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International approaches to prostitution

International approaches to prostitution: Law and policy in Europe and Asia

Geetanjali Gangoli
Nicole Westmarland
Copyright Date: 2006
https://www.jstor.org/stable/j.ctt9qgxs0
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  • Book Info
    International approaches to prostitution
    Book Description:

    What is to be done about prostitution? Is it work or is it violence? Are women involved in prostitution offenders or victims? Is prostitution a private or a political issue? The answers to these questions vary depending on many factors, including where in the world you live. This book provides a valuable, detailed international comparison of the laws, policies and interventions in eight countries across Europe (England and Wales, France, Sweden and Moldova) and Asia (India, Pakistan, Thailand and Taiwan). The countries were chosen because of their contrasting social policy and legislative frameworks. Specific topics covered include national social and historical contexts in relation to prostitution; legal frameworks - with discussion of existing laws and policies and debates around legislation and decriminalisation; key issues faced - particularly relating to reasons for entering prostitution and analysis of policies and interventions. The case studies are brought to life by giving voice to the experiences of women involved in prostitution themselves together with the personal reflections of the authors. Aimed at a wide audience of students, academics, policy makers and practitioners, this book makes an important contribution to academic and policy debates in the fields of criminology, law, social policy, women's studies, sociology, politics and international relations.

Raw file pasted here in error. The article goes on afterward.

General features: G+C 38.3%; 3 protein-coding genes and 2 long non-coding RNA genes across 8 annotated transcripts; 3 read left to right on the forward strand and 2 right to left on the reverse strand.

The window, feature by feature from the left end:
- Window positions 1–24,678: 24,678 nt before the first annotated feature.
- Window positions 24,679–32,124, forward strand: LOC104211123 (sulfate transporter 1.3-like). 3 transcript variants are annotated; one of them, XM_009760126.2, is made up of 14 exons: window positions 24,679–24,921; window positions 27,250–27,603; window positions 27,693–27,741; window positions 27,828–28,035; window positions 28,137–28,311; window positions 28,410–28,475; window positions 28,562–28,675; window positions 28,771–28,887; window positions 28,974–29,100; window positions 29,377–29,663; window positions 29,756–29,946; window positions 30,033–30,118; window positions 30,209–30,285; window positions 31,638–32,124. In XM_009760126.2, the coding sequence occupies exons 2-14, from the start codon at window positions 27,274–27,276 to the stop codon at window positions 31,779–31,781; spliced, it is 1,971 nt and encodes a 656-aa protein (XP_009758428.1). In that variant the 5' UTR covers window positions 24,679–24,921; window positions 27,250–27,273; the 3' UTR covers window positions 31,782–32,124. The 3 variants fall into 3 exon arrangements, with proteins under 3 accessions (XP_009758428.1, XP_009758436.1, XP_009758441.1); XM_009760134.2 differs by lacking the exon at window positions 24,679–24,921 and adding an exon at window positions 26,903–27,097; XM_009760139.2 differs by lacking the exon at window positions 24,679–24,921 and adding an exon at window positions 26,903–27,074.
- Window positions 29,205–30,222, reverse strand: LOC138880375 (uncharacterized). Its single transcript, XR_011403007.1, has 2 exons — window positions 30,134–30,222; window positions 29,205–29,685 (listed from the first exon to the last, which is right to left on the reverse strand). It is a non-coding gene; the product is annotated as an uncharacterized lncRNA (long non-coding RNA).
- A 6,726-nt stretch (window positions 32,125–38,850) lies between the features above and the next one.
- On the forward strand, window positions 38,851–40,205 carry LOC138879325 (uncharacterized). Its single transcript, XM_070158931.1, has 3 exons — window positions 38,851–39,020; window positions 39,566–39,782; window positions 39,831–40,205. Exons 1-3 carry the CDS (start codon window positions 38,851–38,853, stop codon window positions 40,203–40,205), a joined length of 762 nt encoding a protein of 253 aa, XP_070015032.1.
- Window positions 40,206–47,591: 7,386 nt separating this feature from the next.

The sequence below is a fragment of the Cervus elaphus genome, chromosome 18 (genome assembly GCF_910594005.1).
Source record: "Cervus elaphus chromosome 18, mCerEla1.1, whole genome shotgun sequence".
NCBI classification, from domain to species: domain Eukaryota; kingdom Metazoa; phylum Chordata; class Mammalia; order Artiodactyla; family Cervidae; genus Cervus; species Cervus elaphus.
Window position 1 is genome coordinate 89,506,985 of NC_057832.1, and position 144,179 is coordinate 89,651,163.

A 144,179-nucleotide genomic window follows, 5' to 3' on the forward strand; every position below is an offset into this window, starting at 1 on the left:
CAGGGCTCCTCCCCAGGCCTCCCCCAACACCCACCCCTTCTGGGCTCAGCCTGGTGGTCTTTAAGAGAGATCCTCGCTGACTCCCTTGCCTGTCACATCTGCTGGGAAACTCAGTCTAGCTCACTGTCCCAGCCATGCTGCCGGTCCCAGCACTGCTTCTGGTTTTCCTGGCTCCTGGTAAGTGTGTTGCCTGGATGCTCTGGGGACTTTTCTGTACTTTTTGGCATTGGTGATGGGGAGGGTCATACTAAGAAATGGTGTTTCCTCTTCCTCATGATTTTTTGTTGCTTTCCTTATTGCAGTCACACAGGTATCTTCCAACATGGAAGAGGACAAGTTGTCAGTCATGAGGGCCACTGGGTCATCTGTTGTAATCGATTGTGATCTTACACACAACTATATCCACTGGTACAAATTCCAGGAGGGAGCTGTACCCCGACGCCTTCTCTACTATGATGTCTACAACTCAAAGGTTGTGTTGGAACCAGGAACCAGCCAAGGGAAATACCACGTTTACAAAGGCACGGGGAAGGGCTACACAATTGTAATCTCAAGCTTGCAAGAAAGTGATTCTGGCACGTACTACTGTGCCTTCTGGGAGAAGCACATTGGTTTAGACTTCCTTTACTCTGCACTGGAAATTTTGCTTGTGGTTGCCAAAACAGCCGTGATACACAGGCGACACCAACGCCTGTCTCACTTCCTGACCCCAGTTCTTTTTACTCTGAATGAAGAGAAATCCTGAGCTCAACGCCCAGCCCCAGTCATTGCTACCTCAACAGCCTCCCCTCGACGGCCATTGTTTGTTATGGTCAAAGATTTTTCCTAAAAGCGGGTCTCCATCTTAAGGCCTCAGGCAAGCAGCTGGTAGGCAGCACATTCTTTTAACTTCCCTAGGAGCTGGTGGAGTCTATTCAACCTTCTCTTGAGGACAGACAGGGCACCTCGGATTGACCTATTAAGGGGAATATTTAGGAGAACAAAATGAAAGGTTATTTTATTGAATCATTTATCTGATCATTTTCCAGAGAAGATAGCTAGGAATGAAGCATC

eISBN: 978-1-84742-158-6
    Subjects: Sociology

Table of Contents

  1. Front Matter
    (pp. i-ii)
  2. Table of Contents
    (pp. iii-iii)
  3. List of tables and boxes
    (pp. iv-iv)
  4. Notes on contributors
    (pp. v-viii)
  5. ONE Introduction: approaches to prostitution
    (pp. 1-18)
    Nicole Westmarland and Geetanjali Gangoli